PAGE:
I have much respect for your closeness. I do it and I also need to pull away. I need my body space and head space almost as much as I need air. Sometimes I feel guilty, but it is real. And so I attachment parent as much as I can with an open heart. and then I detach, to swim in my own self for a while. Otherwise I am one mean mama. Having 3 kiddies close together has certainly tested my abilities to be close to the very core - so much needing and wanting of me when it doesn't feel there is another crumb to share.

    I also had a middle girl who didn't want to sit and cuddle, ever, she was always on the go. Only now she is nearly 3 is she learning to love affection. And that is strange for me as a super affectionate mama. But my three kiddies have each taught me that they truly are their own people from the word go.

    @Steve - I wish I could say no regrets, but I have a nature which regrets very easily, I am a natural self-flagelator, so parenting is one testing experience for me! Because I want it all to be perfect, all the time, and I want me to be perfect - but I am not, and that is a regret!

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  4. mama, this is beautiful! i too value connection, closeness, i am finding, almost more than anything else on this journey. maybe it is actually the top of the list (i'm never good at picking a favorite lol, but connection rises to the surface for me so so so often...) as my son has gotten older, i realize that while the attachment parenting strategies (bf, bw, cosleeping) were perhaps good suggestions for how to establish a really close bond with my child, the whole AP approach can and often does become just one more guilt-inducer for mamas. honestly, that it even needs to be said, that one can breastfeed without connection, or that one can bottle feed WITH connection- is messed up. OF COURSE. of course. there's the action, then there is the intention behind it. you are marvelous, and it doesn't come down to which way you fed her. i think you know that... but then it is such a common thing that people feel guilt about. anyway, this is beautiful. :)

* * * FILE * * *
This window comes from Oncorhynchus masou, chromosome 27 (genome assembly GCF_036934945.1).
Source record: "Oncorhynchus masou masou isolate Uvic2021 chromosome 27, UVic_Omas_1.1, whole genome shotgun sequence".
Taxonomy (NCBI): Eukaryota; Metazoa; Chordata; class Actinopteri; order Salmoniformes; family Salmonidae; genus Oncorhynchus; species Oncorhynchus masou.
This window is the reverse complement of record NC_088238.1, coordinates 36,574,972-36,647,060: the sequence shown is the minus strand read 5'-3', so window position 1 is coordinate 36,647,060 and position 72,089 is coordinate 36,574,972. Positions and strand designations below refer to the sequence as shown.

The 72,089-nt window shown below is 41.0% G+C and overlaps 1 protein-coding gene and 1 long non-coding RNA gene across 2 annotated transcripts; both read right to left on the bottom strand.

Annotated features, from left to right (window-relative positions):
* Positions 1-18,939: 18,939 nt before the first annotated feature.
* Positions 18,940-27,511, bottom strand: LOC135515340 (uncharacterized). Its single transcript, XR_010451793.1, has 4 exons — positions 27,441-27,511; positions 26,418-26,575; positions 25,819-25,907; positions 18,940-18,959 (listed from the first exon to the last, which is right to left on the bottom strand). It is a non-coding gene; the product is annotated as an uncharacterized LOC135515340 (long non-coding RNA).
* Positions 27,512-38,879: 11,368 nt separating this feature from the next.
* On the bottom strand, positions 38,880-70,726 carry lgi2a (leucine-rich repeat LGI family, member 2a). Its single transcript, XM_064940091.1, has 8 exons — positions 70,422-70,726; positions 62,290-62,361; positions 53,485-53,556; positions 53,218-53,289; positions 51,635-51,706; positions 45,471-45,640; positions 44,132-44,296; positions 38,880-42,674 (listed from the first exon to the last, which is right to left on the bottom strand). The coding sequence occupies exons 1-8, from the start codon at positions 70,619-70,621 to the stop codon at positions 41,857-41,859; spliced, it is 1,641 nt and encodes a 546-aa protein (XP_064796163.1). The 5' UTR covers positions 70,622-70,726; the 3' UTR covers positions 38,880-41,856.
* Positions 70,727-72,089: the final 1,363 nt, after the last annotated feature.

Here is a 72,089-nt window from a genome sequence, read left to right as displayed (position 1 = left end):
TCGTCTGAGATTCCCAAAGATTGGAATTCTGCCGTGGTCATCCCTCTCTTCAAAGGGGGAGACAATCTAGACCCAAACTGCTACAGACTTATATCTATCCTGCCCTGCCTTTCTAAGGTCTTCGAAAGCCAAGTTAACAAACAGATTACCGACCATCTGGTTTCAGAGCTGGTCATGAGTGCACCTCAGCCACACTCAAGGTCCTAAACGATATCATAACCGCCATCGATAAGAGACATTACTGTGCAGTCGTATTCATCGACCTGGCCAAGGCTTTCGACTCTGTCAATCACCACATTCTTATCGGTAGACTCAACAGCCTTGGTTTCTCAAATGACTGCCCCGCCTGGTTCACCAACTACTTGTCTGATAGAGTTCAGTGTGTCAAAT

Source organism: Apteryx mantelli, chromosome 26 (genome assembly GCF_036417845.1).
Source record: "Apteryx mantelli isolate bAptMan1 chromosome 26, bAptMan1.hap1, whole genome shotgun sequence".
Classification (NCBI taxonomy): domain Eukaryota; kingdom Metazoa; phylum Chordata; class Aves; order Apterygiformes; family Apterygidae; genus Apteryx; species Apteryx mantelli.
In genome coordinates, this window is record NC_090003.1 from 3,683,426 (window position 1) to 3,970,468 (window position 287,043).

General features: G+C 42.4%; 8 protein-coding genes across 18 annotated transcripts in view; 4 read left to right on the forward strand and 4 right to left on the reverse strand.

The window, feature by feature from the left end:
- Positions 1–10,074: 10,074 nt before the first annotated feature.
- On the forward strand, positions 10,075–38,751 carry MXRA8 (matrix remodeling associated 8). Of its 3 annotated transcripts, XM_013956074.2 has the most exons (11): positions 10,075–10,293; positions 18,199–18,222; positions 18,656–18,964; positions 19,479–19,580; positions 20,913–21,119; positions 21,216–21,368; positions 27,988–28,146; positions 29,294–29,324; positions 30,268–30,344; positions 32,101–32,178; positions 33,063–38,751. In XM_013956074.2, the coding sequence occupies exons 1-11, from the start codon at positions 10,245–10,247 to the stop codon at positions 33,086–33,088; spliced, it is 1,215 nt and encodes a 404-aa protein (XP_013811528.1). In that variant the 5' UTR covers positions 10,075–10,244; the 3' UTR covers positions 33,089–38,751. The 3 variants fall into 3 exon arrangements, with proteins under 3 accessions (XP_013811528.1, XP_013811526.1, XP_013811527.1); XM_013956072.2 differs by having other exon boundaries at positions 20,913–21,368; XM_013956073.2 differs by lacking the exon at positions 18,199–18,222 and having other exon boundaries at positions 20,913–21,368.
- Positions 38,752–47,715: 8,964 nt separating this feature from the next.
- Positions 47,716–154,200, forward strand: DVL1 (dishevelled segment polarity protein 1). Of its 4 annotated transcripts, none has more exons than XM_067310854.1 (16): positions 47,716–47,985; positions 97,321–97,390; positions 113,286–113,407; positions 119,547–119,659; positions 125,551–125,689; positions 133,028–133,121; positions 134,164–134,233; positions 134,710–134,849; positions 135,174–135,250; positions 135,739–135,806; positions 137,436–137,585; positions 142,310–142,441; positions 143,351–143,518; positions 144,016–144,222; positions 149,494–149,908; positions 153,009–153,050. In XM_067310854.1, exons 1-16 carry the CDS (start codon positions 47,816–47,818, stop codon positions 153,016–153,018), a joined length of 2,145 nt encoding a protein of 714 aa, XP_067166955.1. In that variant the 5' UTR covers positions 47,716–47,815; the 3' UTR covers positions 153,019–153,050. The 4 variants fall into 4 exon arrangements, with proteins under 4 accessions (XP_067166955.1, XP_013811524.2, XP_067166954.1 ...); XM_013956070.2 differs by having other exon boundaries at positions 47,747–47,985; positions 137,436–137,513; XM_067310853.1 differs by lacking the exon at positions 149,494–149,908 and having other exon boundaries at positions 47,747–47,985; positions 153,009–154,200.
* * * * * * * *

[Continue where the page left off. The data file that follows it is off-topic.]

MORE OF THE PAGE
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  5. For her to simply know how much I love her. That was and still is my wish for my daughter. But, simply has been frankly more complex than that word allows. I know I have accomplished her knowing that I love her. Now, she is 3 1/2 and pushing boundaries and demanding quality time while my wings are opening wider with business and life. Life doesn't always create simple times anymore, which just makes me that much more vigilant and ferocious to spend that quality time with her now. I love her and I know she knows that much. And I must believe and have faith in the fact that love really does transcend all else.

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  6. I want him to know that he can come to me, for anything, with any problem. So, I guess you could say TRUST is my highest wish, at least on an intellectual level. On an emotional level, however, it is that closeness that I desire. I've been surprised and amazed how close I feel to my child. I know this closeness has sprung out of being both physically and emotionally available to him. Babywearing and co-sleeping probably top the list as bonding methods for us during his infancy. Now it's just little things, all throughout the day.

    *Sigh* I wish there were a way to fix the AP-guilt problem. It's all wonderful stuff, sad that people allow it to make them feel guilty. I found that I came to the different aspects of AP on my own, in my own time.

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  7. My first wish for both of my children was for them to be happy, and to love and embrace life. As my own understanding of life and living has evolved, I realize that being happy and loving life is only the half of it. I think the other half is for them to be able to have experienced so much unconditional love and trust from us, that they become deeply rooted in understanding who they are themselves. I think I understand now that this is the true foundation for happiness, courage, faith and love. Does that make sense? I want to believe, that out of all this comes closeness and respect, at least, that is my current wish :).

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  8. Dear Mon,